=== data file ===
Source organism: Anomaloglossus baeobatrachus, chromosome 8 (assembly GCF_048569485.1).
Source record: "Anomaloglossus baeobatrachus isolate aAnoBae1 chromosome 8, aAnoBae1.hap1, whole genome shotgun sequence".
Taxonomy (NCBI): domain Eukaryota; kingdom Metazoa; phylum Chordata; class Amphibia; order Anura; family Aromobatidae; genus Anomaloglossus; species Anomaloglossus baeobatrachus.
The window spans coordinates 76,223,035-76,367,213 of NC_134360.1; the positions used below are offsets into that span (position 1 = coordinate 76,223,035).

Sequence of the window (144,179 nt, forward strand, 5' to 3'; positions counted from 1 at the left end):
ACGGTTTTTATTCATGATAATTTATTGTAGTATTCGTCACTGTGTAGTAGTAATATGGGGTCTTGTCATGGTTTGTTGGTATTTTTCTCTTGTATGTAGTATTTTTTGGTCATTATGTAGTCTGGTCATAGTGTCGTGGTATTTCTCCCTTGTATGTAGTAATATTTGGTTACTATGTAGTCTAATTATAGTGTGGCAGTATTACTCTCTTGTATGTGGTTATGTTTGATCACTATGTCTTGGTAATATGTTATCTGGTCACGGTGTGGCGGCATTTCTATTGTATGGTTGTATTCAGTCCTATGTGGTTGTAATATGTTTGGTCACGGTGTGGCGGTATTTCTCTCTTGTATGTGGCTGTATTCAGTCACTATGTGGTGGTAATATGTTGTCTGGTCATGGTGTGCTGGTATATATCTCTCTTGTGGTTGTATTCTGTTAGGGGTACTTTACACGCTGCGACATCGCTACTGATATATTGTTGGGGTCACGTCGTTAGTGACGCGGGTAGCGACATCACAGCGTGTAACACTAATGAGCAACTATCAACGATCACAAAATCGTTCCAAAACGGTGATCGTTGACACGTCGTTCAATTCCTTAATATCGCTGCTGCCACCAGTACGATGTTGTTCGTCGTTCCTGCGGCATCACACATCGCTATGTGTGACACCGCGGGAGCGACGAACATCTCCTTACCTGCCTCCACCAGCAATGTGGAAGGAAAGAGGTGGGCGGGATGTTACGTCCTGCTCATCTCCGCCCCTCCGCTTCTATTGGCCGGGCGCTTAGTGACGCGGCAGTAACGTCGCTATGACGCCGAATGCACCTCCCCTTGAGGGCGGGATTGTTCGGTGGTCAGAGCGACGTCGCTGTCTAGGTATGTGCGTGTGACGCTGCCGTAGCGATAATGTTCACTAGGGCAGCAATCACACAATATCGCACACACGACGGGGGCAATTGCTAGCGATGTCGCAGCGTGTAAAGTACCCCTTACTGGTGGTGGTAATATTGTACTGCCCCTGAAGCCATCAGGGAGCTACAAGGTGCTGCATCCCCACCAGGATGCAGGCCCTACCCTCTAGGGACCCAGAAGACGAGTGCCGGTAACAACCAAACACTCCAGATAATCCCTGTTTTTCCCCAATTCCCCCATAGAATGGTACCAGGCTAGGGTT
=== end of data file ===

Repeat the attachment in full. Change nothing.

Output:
Source organism: Anomaloglossus baeobatrachus, chromosome 8 (assembly GCF_048569485.1).
Source record: "Anomaloglossus baeobatrachus isolate aAnoBae1 chromosome 8, aAnoBae1.hap1, whole genome shotgun sequence".
Taxonomy (NCBI): domain Eukaryota; kingdom Metazoa; phylum Chordata; class Amphibia; order Anura; family Aromobatidae; genus Anomaloglossus; species Anomaloglossus baeobatrachus.
The window spans coordinates 76,223,035-76,367,213 of NC_134360.1; the positions used below are offsets into that span (position 1 = coordinate 76,223,035).

Sequence of the window (144,179 nt, forward strand, 5' to 3'; positions counted from 1 at the left end):
ACGGTTTTTATTCATGATAATTTATTGTAGTATTCGTCACTGTGTAGTAGTAATATGGGGTCTTGTCATGGTTTGTTGGTATTTTTCTCTTGTATGTAGTATTTTTTGGTCATTATGTAGTCTGGTCATAGTGTCGTGGTATTTCTCCCTTGTATGTAGTAATATTTGGTTACTATGTAGTCTAATTATAGTGTGGCAGTATTACTCTCTTGTATGTGGTTATGTTTGATCACTATGTCTTGGTAATATGTTATCTGGTCACGGTGTGGCGGCATTTCTATTGTATGGTTGTATTCAGTCCTATGTGGTTGTAATATGTTTGGTCACGGTGTGGCGGTATTTCTCTCTTGTATGTGGCTGTATTCAGTCACTATGTGGTGGTAATATGTTGTCTGGTCATGGTGTGCTGGTATATATCTCTCTTGTGGTTGTATTCTGTTAGGGGTACTTTACACGCTGCGACATCGCTACTGATATATTGTTGGGGTCACGTCGTTAGTGACGCGGGTAGCGACATCACAGCGTGTAACACTAATGAGCAACTATCAACGATCACAAAATCGTTCCAAAACGGTGATCGTTGACACGTCGTTCAATTCCTTAATATCGCTGCTGCCACCAGTACGATGTTGTTCGTCGTTCCTGCGGCATCACACATCGCTATGTGTGACACCGCGGGAGCGACGAACATCTCCTTACCTGCCTCCACCAGCAATGTGGAAGGAAAGAGGTGGGCGGGATGTTACGTCCTGCTCATCTCCGCCCCTCCGCTTCTATTGGCCGGGCGCTTAGTGACGCGGCAGTAACGTCGCTATGACGCCGAATGCACCTCCCCTTGAGGGCGGGATTGTTCGGTGGTCAGAGCGACGTCGCTGTCTAGGTATGTGCGTGTGACGCTGCCGTAGCGATAATGTTCACTAGGGCAGCAATCACACAATATCGCACACACGACGGGGGCAATTGCTAGCGATGTCGCAGCGTGTAAAGTACCCCTTACTGGTGGTGGTAATATTGTACTGCCCCTGAAGCCATCAGGGAGCTACAAGGTGCTGCATCCCCACCAGGATGCAGGCCCTACCCTCTAGGGACCCAGAAGACGAGTGCCGGTAACAACCAAACACTCCAGATAATCCCTGTTTTTCCCCAATTCCCCCATAGAATGGTACCAGGCTAGGGTT